• The Treasury is set to receive a £1 billion VAT windfall from the expected rise in energy bills – Daily Express
  • Conservatives are punishing the hard-working and aspirational while giving a free ride to the public sector unions and the lazy – Camilla Tominey, Daily Telegraph

Dorries joins row over BBC reporting on antisemitic attack

“Nadine Dorries has questioned whether the BBC’s complaints process is fit for purpose in a growing row over the corporation’s reporting on an antisemitic attack in London. The culture secretary has written to Tim Davie, the director-general, demanding that he explain how the BBC plans to address outrage from Jewish leaders over its coverage of an incident on Oxford Street. Dorries, 64, suggested that the BBC’s handling of the matter had called into question whether it dealt with audience concerns in a “fair and effective” manner.” – The Times

  • A week in the life of Today that has made me despair of BBC bias – Stephen Glover, Daily Mail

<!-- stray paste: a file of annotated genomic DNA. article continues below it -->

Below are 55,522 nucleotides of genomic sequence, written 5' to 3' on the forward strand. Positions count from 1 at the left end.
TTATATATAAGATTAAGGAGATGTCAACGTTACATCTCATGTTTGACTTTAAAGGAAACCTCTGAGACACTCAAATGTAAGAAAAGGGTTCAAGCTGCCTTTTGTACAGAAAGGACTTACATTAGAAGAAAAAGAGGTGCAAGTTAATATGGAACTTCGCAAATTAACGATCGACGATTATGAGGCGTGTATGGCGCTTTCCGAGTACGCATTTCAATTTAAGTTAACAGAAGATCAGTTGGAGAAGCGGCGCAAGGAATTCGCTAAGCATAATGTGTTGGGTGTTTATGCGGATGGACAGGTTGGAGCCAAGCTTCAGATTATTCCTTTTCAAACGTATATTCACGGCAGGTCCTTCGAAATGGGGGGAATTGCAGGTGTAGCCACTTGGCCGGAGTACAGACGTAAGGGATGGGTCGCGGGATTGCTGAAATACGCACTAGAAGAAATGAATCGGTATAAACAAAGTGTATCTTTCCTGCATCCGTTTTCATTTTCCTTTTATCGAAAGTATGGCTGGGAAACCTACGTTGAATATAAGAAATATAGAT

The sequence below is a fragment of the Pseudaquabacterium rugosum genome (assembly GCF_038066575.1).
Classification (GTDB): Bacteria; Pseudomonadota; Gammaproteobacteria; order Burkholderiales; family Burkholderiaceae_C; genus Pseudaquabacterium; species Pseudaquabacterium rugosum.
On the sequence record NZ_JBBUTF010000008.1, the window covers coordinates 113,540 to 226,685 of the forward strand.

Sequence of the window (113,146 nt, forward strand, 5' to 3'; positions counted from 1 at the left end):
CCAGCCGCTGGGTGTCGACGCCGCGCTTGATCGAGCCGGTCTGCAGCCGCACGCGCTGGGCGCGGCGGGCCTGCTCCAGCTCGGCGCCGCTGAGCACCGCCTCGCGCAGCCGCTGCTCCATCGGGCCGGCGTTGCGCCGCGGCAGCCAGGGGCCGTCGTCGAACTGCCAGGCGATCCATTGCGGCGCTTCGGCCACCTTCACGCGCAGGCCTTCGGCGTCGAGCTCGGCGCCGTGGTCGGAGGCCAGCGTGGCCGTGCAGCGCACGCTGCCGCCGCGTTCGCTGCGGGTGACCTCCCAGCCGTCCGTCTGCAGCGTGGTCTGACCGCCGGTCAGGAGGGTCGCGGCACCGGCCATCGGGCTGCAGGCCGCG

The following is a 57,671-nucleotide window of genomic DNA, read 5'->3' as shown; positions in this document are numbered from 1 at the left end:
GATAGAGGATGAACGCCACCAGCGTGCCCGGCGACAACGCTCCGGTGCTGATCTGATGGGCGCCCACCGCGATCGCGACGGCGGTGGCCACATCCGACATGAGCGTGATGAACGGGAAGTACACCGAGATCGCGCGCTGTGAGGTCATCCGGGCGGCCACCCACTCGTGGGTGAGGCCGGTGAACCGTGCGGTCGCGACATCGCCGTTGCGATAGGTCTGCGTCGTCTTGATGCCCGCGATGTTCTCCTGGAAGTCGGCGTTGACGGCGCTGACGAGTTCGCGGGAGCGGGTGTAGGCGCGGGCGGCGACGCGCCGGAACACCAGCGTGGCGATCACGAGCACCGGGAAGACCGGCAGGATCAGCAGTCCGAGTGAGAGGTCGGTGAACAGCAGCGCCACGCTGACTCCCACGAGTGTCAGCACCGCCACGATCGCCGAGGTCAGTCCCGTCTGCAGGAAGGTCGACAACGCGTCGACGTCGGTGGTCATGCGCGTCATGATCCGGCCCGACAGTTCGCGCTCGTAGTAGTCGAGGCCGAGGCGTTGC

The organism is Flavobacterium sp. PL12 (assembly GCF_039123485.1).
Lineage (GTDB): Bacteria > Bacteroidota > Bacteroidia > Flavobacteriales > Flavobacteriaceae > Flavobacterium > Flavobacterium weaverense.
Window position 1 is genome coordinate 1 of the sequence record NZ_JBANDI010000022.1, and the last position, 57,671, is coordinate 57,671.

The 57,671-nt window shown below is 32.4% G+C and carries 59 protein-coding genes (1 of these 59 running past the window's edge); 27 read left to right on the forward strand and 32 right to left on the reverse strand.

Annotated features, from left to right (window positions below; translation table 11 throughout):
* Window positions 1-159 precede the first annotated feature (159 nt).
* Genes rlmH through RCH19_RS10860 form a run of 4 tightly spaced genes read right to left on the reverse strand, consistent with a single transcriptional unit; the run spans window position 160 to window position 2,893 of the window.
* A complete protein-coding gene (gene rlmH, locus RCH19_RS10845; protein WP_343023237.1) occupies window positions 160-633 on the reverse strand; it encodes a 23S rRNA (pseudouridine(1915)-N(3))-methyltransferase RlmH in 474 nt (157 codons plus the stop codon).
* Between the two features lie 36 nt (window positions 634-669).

“Colston Four” 1) Labour accuse Braverman of “politically driven meddling” over statue verdict

“Senior lawyers have accused the attorney general for England and Wales of politically-driven meddling after she announced that she could refer the acquittal of the Colston Four to the court of appeal. Suella Braverman said she was contemplating the highly unusual move after an outcry from Conservative MPs following the jury’s verdict on four Black Lives Matter protesters who toppled a statue of slave trader Edward Colston in Bristol. A former director of public prosecutions and senior criminal lawyers were among those who warned that Braverman appeared to be acting out of political motivation. When someone has been acquitted of a crime, the attorney general has the power to seek the opinion of the court of appeal on a point of law, under section 36 of the Criminal Justice Act (CJA) 1972.” – The Guardian

  • The jury that acquitted four protesters who toppled the slave trader from his plinth was right – Leader, The Guardian

“Colston Four” 2) Moore: Official permission for vandalism must end